There are precedents for providing largesse to the private sector at public expense. About 30 years ago successive Liberal and Labor governments began selling off many of the nation’s post office buildings (particularly those with historic significance), which were often highly coveted by private developers. Australia Post was then forced to pay rent, which made it increasingly difficult for it to cover its operating costs.

During that period the magnificent Sydney General Post Office had a multi-million dollar facelift under the expert and very conscientious supervision of the former Commonwealth Department of Housing and Construction.

However, the building was then leased for 99 years to Macquarie Bank, and the Department of Housing and Construction was then split up into separate businesses which soon afterwards were sold off.

The government subscribes to the neo-liberal view that almost every function of government should be carried out by the private sector. Accordingly it has been considering whether some activities carried out by a number of government agencies could be transferred to the private sector or discontinued, or a least be transferred to Australia Post, thereby allowing those agencies to be greatly diminished in size and scope.

In consultation with Faour the government has therefore been exploring the possibility of activities which involve interaction with the public being carried out in post offices – that is, assuming that Australia Post’s own functions involving public interaction have not already been privatised.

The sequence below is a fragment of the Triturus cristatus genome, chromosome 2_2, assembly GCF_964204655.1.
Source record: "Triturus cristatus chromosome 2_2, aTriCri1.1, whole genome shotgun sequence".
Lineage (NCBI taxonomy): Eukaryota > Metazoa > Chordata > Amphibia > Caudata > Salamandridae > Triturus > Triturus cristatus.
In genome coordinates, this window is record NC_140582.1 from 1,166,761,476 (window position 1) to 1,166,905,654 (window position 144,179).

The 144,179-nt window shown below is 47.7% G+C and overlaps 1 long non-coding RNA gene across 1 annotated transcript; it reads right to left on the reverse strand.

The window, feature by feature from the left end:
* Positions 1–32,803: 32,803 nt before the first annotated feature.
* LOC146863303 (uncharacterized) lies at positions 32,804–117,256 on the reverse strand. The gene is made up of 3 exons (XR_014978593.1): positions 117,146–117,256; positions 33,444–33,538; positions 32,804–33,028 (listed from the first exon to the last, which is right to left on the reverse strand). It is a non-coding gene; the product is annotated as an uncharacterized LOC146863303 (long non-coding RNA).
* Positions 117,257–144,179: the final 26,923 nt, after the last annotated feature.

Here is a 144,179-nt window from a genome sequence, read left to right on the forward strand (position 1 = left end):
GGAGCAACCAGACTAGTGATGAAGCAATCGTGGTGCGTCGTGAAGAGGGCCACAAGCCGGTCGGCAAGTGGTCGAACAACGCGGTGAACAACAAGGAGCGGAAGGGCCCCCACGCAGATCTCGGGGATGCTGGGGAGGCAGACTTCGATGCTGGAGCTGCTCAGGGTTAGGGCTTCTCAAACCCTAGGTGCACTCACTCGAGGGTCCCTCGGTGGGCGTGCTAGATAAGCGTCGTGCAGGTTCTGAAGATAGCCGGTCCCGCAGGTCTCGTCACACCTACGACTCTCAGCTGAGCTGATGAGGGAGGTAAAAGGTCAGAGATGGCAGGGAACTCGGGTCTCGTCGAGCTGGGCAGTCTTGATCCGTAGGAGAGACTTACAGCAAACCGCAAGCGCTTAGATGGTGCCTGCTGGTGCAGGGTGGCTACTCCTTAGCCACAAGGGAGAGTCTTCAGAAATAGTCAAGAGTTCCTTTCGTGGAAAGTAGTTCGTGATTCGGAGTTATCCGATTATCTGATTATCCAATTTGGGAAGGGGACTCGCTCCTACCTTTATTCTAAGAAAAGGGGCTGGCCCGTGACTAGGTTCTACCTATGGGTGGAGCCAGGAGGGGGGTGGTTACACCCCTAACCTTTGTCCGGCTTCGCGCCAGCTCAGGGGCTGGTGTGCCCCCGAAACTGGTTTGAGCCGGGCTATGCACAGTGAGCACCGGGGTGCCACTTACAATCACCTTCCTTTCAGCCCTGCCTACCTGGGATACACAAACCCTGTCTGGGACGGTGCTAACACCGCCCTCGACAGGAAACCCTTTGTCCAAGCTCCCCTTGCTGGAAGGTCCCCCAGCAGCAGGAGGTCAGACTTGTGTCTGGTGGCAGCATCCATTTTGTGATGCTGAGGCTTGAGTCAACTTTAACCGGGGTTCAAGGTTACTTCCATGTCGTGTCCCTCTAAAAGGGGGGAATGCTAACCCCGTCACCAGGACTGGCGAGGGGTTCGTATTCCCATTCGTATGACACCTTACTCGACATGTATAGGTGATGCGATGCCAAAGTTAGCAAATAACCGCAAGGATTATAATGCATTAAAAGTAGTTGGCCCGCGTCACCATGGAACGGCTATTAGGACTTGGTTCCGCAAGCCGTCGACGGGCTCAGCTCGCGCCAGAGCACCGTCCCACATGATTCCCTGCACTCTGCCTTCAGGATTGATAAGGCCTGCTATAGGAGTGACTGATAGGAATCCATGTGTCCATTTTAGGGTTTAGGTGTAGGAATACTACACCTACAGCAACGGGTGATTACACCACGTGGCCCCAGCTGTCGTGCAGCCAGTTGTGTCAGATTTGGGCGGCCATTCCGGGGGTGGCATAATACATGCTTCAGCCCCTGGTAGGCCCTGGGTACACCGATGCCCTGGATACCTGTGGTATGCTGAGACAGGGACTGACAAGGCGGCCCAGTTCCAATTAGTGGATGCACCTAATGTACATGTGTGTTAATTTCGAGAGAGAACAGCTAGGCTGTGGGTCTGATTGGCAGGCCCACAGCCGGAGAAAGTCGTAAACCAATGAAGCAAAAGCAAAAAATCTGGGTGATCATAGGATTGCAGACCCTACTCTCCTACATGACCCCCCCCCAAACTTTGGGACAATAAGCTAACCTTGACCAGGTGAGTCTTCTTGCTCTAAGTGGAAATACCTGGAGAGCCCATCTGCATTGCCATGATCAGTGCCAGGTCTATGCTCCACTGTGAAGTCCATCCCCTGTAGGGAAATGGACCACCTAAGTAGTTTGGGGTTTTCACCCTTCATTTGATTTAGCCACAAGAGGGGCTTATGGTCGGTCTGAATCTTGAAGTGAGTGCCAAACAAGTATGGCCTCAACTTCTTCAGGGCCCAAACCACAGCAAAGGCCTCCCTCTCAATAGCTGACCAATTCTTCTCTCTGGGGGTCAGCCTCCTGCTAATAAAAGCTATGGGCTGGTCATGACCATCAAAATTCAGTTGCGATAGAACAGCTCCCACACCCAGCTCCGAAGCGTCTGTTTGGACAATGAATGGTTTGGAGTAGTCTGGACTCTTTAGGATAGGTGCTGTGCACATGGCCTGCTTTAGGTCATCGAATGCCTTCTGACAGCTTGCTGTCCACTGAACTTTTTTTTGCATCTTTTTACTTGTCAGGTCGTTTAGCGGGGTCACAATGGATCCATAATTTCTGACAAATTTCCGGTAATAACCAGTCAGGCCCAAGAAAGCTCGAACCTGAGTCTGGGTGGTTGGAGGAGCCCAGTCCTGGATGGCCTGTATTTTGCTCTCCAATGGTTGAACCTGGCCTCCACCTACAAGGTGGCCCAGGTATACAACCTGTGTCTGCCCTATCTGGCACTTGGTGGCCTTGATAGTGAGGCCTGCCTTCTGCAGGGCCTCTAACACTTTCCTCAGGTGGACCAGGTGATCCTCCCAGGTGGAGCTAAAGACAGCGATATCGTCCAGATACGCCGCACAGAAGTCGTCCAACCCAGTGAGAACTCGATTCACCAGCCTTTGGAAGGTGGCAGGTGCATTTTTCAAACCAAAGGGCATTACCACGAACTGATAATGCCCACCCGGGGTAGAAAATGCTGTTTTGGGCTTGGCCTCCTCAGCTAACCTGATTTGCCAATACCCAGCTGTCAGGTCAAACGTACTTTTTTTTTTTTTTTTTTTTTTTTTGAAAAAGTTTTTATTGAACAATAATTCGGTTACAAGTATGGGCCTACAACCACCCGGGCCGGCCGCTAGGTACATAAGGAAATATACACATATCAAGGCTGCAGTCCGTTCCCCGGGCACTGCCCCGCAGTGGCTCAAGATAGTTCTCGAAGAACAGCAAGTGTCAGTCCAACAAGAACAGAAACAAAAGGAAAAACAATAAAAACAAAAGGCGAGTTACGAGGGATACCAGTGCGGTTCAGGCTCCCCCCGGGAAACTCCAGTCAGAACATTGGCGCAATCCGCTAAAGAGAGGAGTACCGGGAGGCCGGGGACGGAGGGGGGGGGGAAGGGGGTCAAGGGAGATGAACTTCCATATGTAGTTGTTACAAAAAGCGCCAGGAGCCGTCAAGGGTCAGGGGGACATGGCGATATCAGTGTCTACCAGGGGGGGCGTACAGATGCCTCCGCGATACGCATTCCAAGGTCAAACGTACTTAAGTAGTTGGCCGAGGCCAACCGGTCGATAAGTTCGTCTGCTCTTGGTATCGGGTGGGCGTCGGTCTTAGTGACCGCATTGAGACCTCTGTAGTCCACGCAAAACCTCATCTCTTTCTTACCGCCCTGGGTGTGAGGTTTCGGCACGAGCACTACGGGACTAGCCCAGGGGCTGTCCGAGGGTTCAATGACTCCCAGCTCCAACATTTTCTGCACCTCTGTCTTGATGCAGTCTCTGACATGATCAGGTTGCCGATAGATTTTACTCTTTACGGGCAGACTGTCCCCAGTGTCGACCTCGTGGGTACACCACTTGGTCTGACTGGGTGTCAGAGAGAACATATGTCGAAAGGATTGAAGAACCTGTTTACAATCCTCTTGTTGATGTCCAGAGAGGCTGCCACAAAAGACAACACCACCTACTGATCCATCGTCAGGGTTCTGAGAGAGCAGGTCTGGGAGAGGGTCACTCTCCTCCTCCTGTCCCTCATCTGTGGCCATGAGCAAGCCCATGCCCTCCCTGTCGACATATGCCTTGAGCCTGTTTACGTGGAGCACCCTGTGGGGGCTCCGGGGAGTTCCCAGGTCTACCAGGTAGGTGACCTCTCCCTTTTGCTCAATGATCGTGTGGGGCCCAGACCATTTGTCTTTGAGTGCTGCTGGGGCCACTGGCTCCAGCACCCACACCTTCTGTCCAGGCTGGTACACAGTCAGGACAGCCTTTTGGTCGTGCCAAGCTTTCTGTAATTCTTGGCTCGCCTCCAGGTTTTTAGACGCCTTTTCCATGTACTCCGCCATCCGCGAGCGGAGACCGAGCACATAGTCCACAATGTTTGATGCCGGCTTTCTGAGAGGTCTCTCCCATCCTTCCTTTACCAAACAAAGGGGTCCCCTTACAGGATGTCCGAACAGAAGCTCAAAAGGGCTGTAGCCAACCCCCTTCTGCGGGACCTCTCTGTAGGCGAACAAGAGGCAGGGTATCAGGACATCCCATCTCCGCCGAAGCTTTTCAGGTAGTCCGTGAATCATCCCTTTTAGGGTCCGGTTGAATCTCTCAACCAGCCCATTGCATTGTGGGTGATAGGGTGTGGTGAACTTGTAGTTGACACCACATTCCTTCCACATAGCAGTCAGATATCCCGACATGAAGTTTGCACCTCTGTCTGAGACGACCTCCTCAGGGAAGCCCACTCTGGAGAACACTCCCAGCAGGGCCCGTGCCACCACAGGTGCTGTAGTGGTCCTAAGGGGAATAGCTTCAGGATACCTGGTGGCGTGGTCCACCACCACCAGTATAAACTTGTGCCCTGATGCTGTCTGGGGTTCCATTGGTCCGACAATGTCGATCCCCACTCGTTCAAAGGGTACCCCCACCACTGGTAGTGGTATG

The way ahead

There’s no need for Australia Post to cut staff because it’s making a loss in one area of its operations. Although the government complains bitterly about the financial losses incurred by the letter delivery service, Australia Post as a whole made a $142 million profit last financial year because of the additional demand for its other services.

The logical approach to the loss in demand for letter delivery would be to simply transfer employees from letter delivery to the parcels business, and/or to train employees so they’re multi-skilled and can move from one service to another according to fluctuations in demand.

However, that would become difficult if Australia Post was split into two sectors, and impossible if either sector was sold off. In any case the government is not interested in saving jobs; it’s interested in serving the corporate world.

As commentator Elizabeth Farrelly noted caustically last week: “…as government ... conceives of itself as business, [then] business inevitably starts to set policy. So we get coal lobbyists writing energy strategy and the Urban Task force dictating planning.”

For the Abbott government, serving the corporate world means slashing Australia Post staff numbers prior to selling off the organisation, so that the remaining employees are worked as hard as possible, thereby minimising the organisation’s salary bill and offering maximum potential profits for a future purchaser.

The best solution of all for the 32,000 employees, and for ordinary working people and small businesses that depend on Australia Post would be to get rid of the Abbott government as fast as possible, and to ensure that if Labor takes its place it doesn’t follow the Coalition’s lead with regard to postal services.

Next article – Thousands rally against budget